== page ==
Barry Rosenzweig: What type of social media do you use and do sellers and buyers use and how effective is it nowadays?
Jay Ettinger: It's a big part of our business. You know, it's, it's something I’ve always, you know, you asked me earlier about how I got my name out there and I said, you know, the subtle signature, you know, I'm just not comfortable blasting people all the time about what I do. And there's, there's a lot of agents that do that in good for them. I don't think there's anything wrong with it. It's just not something that's in my comfort zone. So, I always like to do things a little more subtly. On my Facebook page. I usually post prelists or buyer needs, things like that to show, to remind people.
Barry Rosenzweig: Get the word out to friends.
Jay Ettinger: Exactly. I use my personal page for pre-list because I’ve got a tremendous amount of follower, honestly, more followers on my personal page than my professional page. Cause I haven't spent a lot of time on my professional page just because of the comfort level for me personally. Other agents use their professional pages, you know, multiple times a day. I think it's fantastic. And it's done, I think it's really helped boost all their businesses, their business I should say.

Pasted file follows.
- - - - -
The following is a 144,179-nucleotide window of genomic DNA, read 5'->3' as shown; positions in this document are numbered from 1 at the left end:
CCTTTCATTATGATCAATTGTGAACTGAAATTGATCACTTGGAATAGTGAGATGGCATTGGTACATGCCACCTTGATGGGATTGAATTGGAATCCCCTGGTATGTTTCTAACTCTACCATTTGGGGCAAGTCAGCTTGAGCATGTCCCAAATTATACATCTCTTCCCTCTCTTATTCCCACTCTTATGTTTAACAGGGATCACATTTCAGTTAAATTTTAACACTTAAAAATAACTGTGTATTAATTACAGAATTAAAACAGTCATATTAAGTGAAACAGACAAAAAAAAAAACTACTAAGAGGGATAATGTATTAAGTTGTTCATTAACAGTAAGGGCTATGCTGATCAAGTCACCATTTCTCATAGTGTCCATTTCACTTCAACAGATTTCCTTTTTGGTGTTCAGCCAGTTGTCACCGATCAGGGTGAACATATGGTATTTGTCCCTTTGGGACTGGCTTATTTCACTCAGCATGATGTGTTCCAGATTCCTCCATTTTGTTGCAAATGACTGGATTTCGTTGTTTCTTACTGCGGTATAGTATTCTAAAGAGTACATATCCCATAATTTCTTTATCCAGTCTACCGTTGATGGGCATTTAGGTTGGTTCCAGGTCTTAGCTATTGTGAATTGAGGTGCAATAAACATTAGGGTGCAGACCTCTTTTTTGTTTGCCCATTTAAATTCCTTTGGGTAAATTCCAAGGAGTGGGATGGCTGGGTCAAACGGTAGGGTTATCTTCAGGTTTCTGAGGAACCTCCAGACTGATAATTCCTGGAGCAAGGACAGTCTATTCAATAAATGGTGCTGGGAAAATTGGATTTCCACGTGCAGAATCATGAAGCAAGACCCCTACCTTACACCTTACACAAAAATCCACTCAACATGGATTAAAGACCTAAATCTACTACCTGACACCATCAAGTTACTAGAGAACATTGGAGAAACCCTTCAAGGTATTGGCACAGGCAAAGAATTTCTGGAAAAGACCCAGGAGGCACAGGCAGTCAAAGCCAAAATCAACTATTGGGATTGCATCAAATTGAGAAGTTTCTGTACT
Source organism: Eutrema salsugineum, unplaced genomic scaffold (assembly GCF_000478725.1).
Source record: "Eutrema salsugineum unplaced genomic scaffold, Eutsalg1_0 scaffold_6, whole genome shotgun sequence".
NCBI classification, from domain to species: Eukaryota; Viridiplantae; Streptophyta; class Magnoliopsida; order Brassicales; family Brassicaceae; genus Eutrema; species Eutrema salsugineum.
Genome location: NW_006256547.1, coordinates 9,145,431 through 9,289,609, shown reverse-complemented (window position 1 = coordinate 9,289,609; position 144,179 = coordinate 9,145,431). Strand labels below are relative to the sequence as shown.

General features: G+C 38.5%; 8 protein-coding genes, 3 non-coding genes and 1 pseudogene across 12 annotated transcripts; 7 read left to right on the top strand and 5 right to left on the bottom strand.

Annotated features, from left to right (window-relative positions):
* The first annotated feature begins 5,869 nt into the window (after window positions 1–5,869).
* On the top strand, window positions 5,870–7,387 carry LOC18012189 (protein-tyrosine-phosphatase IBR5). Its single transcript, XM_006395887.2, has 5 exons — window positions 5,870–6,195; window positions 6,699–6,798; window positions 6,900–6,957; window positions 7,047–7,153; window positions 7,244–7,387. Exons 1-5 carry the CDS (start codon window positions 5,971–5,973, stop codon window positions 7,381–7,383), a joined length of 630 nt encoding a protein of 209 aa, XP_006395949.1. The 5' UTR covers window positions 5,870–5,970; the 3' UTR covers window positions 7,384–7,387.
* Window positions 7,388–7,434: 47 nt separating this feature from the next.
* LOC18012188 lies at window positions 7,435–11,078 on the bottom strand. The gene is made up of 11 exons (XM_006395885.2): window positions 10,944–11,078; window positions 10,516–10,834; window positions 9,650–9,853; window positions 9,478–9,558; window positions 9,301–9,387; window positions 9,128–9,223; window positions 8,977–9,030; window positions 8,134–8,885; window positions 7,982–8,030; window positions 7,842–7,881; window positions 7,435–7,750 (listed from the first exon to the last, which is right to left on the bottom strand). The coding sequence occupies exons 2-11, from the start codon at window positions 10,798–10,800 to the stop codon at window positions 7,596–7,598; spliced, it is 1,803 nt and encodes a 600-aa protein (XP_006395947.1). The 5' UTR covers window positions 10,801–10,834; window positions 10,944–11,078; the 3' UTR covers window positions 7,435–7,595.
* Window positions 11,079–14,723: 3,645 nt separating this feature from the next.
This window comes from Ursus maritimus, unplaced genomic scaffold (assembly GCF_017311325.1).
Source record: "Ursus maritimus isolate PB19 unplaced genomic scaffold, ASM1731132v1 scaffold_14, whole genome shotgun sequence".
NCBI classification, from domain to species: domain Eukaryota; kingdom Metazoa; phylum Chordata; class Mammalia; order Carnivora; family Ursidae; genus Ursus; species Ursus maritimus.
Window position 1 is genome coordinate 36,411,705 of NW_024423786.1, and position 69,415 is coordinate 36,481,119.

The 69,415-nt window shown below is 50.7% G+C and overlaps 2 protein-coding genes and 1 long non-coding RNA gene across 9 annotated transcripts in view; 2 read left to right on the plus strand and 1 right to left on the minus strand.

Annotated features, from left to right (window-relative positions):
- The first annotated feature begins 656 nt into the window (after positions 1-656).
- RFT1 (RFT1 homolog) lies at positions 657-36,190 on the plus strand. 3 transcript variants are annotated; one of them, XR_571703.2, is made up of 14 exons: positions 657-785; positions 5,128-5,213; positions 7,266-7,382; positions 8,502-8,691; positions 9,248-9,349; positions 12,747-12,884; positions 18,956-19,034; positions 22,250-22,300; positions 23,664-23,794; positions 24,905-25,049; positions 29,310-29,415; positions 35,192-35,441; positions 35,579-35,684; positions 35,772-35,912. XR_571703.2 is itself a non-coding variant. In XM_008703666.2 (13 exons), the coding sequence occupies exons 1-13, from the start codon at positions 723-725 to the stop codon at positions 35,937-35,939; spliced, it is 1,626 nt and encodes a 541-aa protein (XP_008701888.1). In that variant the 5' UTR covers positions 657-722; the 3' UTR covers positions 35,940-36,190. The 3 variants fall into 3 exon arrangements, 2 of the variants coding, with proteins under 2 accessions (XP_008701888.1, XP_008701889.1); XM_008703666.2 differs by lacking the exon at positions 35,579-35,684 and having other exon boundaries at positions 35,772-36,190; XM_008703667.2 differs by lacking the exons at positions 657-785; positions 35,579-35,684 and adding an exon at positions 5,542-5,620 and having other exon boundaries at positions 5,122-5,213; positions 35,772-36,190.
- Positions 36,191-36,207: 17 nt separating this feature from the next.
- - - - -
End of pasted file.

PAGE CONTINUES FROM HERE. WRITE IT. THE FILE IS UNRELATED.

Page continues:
Barry Rosenzweig: Tell me about pricing. What's your method of figuring out maximum pricing, but at the same time, be able to get the property sold in the correct manner.
Jay Ettinger: And that's challenging because we all know that sellers usually think their house is worth a million dollars, whether it's worth $200,000 or $800,000 or a million dollars. That the first thing you do is you pull comps, you pull comparable sales in the area, that's the easiest and best model.